Lessons Bank Lenders Must Learn from the Paycheck Protection Program

Financial institutions that could shift to agile approaches to product development and that stretched for minimum but immediate viability, rather than perfection, enjoyed the best success in offering customers access to the federal small business loan/grant program.

Rapid change is the name of the game in the COVID-19 era. Unemployment claims continue to rise, putting immense pressure on government and financial institutions to act quickly and decisively to provide relief. Getting things done quickly has often meant managing unanticipated obstacles and effects in a time crunch. Right now, it also means managing amid heightened emotions and stakes — people’s financial, medical and business wellbeing are all on the line.

One of the ongoing developments in this saga has been the Paycheck Protection Program, part of the CARES Act. In theory, the program — now past the loan-granting stage — is straightforward. But PPP has posed numerous ongoing challenges for business owners, financial institutions and the government.

When COVID-19 and the associated shutdowns first started becoming a global reality, existing business continuity plans gave financial institutions some advance preparation for the operational problems associated with social distancing and quarantine. However, introduction of a brand-new loan product as part of government stimulus — something needed in days not months — was almost impossible to truly prepare for. There was limited ability to predict how the government chose to roll out the funds, and each stage brought new questions.

While the program was meant to directly help small business owners, they bore the brunt of the confusion and the lack of clear direction associated with PPP. Lenders had the chance to either cement their relationships with their small and medium-sized business customers. Those who couldn’t rise to the occasion added to those customers’ frustrations.

Serving Customers in Pandemic’s Abnormal Times

The impact of the PPP has been complex, multi-faceted and difficult to fully grasp for business owners, financial institutions, and the government alike. However, it was a necessary response to a nebulous crisis.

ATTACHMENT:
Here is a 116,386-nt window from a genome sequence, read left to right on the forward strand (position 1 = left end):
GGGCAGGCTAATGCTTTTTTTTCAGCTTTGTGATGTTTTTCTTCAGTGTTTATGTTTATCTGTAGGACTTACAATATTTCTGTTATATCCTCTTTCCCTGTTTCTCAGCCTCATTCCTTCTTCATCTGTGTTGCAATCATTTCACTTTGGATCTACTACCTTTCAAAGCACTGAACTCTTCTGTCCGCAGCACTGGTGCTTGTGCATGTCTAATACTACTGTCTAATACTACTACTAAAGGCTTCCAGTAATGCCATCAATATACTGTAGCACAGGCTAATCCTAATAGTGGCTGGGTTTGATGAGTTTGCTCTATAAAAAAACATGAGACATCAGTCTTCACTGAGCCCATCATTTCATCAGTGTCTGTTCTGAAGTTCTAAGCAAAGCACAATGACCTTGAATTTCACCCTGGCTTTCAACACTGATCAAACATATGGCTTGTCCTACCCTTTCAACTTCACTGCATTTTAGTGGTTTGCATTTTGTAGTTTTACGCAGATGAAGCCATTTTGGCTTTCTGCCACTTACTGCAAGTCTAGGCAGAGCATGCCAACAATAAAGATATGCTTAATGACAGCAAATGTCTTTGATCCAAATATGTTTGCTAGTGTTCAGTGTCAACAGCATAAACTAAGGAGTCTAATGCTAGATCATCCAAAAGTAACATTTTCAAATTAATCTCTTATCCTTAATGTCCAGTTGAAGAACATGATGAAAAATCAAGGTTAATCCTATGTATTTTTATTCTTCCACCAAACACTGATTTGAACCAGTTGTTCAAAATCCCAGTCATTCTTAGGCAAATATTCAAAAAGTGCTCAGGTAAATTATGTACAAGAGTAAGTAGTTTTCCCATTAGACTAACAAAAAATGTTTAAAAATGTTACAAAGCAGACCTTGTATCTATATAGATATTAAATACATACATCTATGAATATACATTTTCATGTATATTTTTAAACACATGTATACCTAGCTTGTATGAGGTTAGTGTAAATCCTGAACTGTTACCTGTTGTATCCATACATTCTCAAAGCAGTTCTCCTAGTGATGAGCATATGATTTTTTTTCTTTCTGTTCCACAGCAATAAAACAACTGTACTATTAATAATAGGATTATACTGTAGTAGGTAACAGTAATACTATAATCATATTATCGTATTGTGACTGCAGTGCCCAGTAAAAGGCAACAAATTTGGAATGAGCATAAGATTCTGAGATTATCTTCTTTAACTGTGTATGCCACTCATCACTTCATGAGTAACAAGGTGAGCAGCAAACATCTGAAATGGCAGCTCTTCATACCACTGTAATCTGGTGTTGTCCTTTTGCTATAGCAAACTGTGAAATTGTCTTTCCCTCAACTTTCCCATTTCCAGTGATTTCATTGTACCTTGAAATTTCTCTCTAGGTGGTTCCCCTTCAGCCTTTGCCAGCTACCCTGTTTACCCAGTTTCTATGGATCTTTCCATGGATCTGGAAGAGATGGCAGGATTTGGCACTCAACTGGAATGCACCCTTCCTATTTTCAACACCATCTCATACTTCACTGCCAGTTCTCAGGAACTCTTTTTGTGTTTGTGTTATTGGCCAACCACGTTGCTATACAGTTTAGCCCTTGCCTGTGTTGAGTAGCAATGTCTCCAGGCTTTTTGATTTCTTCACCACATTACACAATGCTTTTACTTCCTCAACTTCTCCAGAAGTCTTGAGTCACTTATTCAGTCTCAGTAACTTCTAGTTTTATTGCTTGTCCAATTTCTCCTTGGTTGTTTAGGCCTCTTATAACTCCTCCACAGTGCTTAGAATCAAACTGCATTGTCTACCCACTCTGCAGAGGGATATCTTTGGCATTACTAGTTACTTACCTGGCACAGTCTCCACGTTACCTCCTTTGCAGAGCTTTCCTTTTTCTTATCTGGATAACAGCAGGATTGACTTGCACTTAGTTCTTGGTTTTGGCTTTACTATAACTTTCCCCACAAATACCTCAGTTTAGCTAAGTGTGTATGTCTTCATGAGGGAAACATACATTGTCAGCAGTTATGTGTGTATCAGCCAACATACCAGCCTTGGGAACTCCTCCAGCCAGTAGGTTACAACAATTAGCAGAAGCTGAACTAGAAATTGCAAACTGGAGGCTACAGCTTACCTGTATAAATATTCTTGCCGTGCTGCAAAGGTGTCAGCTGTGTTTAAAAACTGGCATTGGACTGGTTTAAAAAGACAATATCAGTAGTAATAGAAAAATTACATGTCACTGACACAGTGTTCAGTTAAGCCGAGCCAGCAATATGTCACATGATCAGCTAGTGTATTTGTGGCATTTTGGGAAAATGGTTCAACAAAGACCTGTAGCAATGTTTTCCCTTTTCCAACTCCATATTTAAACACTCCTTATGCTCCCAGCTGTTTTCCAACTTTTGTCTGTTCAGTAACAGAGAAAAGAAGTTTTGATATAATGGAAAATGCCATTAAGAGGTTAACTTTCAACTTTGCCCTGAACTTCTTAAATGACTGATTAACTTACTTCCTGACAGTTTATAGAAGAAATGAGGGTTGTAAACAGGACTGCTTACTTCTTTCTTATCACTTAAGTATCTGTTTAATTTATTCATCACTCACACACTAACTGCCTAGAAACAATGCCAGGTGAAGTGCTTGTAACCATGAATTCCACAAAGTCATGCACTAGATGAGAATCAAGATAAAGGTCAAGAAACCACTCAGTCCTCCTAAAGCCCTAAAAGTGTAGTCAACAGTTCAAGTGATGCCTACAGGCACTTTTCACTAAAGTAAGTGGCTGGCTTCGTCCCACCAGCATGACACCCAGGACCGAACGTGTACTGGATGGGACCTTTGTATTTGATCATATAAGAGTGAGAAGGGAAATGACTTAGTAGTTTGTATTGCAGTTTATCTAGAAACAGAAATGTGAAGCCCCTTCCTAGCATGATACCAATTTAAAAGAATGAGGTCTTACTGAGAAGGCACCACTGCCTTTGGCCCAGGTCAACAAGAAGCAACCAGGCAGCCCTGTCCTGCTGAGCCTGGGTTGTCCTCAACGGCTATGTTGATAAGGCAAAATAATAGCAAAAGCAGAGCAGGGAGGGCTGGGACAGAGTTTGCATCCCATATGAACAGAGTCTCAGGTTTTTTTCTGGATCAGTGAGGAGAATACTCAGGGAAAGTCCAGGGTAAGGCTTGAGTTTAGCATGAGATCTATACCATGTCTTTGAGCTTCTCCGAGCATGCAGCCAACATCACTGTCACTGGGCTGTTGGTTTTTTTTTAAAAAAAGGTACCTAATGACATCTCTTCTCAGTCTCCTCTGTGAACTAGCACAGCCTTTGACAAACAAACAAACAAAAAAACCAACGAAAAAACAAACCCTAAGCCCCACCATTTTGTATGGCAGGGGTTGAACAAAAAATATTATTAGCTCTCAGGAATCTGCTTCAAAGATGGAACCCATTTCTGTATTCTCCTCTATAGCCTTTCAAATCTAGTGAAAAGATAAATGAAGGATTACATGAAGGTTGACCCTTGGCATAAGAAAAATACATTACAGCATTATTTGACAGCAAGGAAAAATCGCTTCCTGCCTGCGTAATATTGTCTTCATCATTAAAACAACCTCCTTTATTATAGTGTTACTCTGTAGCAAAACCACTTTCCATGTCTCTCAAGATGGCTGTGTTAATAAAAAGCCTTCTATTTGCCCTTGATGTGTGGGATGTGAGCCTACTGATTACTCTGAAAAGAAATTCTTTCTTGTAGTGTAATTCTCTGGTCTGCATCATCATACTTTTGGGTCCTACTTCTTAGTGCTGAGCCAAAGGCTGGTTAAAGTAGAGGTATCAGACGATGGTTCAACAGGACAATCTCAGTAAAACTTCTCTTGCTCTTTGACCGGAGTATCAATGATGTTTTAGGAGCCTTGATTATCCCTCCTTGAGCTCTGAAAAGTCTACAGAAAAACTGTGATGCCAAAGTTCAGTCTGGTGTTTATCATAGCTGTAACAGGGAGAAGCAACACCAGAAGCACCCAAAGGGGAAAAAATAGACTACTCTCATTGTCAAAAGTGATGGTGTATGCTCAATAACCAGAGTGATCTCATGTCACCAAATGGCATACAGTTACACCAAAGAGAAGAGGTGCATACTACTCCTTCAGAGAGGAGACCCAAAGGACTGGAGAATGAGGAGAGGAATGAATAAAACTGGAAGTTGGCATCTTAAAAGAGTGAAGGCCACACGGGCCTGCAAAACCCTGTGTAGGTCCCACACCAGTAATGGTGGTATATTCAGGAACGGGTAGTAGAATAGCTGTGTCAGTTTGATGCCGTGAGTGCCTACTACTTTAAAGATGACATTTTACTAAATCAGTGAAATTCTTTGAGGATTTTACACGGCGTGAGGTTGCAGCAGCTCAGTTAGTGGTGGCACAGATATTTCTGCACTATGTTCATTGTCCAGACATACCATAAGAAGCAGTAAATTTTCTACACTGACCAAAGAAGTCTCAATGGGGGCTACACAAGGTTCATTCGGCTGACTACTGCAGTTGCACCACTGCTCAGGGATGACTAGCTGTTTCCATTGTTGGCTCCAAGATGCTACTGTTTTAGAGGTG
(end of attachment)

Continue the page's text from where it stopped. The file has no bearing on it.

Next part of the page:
Banks and other community institutions have needed to make sure they have the flexibility, agility and clarity to help their business customers secure their financial health, especially when the rules have kept changing for PPP eligibility, time periods for using funds and payback periods. Along the way, the Small Business Administration also made it easier for underserved businesses and entrepreneurs to access funding. Lenders had to be ready and up to date when dealing with potential applicants.

In short, these are not normal times, which means that financial institutions cannot rely on their normal processes to get things done and must move much faster than normal development cycles account for.

Taking the “Minimum Viable Product” approach allowed faster-moving financial institutions to get something online for customers to respond to, using real-time customer usage and feedback to guide subsequent updates and further development.

Take, for example, Atlantic Union Bank. It scaled its PPP team from 40 to 400 in nearly a day, put an online application together with validation and security parameters in place, and started letting customers apply for loans. The bank rolled out updates and improvements every six hours. This nimble, customer-first approach, combined with the bank’s existing cloud infrastructure enabled it to respond quickly and compassionately to worried business owners, rather than waiting for a “perfect” application to be developed while customers worried about survival.